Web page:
Dr. Els M.L. Verschuur of Long Alliantie Nederland delivered a detailed presentation on the involvement of patients with severe COPD. This life-threatening and unpredictable disease ranks among the top three causes of death globally. She emphasised the critical importance of patient involvement in managing this condition.

Tadeusz Hawrot, Founder and Executive Director of the Psychedelic Access and Research European Alliance (PAREA) discussed legal and regulatory considerations for psychedelic therapies. He emphasised PAREA’s goal of safely and ethically integrating these therapies into mainstream healthcare, ensuring accessibility through trusted local doctors and insurance coverage. Highlighting data from the OECD and WHO, Hawrot noted the stagnant improvement in mental health globally and advocated for innovative strategies, including a European mental health R&D hub and a multidisciplinary advisory board to foster safe and equitable access to these therapies across the EU.

Following the presentations, Members of the European Parliament Radka Maxová (S&D, Czechia), Sara Cerdas (S&D, Portugal), Tomislav Sokol (EPP, Croatia), and Tilly Metz (Greens/EFA, Luxembourg) provided their insights and perspectives on the topics discussed.

In her closing remarks, MEP Radka Maxová (S&D, Czechia) highlighted the importance of clinical studies, advocating for EU-level discussions on psilocybin therapy in palliative care. She emphasised the necessity of rigorous clinical trials and professional training to ensure the safety and efficacy of therapies. Maxová also noted the EU’s critical role in public education and destigmatisation, advocating for increased awareness of psilocybin’s therapeutic potential. She concluded by expressing hope that the healthcare system would continue to embrace innovative treatments like psilocybin therapy in future mandates.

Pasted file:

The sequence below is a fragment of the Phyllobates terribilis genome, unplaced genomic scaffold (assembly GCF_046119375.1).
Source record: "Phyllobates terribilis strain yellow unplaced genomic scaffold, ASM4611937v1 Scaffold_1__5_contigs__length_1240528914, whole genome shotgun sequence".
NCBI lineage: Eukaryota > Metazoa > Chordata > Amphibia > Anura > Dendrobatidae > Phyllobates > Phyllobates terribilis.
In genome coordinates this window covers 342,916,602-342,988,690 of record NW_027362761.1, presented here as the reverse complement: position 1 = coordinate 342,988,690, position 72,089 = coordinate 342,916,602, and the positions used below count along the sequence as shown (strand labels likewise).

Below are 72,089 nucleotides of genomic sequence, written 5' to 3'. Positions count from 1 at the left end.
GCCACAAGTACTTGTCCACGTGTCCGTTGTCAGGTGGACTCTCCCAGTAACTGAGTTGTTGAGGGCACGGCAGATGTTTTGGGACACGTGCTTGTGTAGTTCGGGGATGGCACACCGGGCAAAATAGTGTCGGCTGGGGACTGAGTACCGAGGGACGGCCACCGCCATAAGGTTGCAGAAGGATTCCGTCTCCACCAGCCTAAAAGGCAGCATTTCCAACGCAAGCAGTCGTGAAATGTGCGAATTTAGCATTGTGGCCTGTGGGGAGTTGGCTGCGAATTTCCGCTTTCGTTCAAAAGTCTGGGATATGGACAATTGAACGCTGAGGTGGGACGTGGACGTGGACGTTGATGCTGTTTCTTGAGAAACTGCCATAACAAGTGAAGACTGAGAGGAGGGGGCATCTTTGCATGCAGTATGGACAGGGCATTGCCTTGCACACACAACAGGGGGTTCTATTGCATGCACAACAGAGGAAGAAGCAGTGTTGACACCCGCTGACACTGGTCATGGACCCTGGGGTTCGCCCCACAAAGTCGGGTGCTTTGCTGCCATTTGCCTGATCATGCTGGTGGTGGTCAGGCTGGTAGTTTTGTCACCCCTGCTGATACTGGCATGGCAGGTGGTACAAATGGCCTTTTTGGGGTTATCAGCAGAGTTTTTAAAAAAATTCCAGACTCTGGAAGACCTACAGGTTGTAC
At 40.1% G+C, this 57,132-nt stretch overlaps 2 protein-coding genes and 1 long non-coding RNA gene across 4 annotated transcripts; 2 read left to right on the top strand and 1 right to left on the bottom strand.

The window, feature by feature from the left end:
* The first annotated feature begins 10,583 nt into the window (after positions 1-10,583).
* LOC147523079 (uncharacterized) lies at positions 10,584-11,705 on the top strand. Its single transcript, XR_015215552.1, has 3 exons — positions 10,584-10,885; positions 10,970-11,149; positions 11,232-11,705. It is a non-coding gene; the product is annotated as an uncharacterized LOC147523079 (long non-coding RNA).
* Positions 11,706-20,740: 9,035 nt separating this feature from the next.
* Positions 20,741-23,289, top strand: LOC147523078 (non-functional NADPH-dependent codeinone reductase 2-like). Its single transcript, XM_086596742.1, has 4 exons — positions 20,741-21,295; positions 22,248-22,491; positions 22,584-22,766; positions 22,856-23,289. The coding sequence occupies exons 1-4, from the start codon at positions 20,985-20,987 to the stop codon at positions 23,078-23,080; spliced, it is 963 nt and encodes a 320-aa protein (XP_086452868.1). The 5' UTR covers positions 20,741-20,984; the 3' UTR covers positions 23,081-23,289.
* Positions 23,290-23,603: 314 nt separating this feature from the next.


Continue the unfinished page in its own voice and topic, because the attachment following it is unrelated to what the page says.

In her address, MEP Sara Cerdas (S&D, Portugal) highlighted the alarming epidemiological numbers related to mental health conditions globally, noting a decrease in stigma surrounding these discussions. She emphasised the ongoing need for dialogue and support, reflecting on the parliament’s role in advocating for increased funding and research through initiatives like the mission in mental health. MEP Cerdas also mentioned the recent approval of the European Health Database and its upcoming discussion in the Plenary, underscoring the EU4Health program’s impact and the broad stakeholder support essential for advancing health initiatives.

MEP Tomislav Sokol (EPP, Croatia) reported that healthcare, initially a peripheral topic in Brussels, gained significant attention during the COVID-19 crisis, which led to initiatives such as the mental health report prompted by parliamentary advocacy. However, he noted that post-pandemic, healthcare’s prominence has diminished, overshadowed by the energy crisis and international conflicts, thus underscoring the need to maintain momentum in healthcare discussions. Sokol emphasised the critical need for adequate budgets to support a robust common European health policy and highlighted the significant untapped potential in health research, stressing the importance of both funding and data.

MEP Tilly Metz (Greens/EFA, Luxembourg) expressed satisfaction with the European Union’s decision to allocate funding towards a well-designed study that meets the criteria of evidence-based science. She noted the importance of the study in the context of the ‘psychedelic renaissance,’ which positions psychedelics as promising treatments for mental and neurological disorders, including multiple sclerosis. Highlighting the necessity of careful regulation, Metz emphasised that as we progress in medical research, the development of a balanced regulatory framework focusing on safety is crucial, underlining the value of such rigorously designed EU-funded studies through Horizon Europe.

In the session’s closing remarks, Frédéric Destrebecq, Vice-Chair of PAREA and Executive Director of the European Brain Council extended his gratitude to all speakers and MEPs. He provided examples of recent advancements in research and funding but emphasised that significant efforts are still needed to improve patient access and to establish a clinical environment conducive to the success of new therapies, highlighting the importance of continuing these efforts in the upcoming mandate.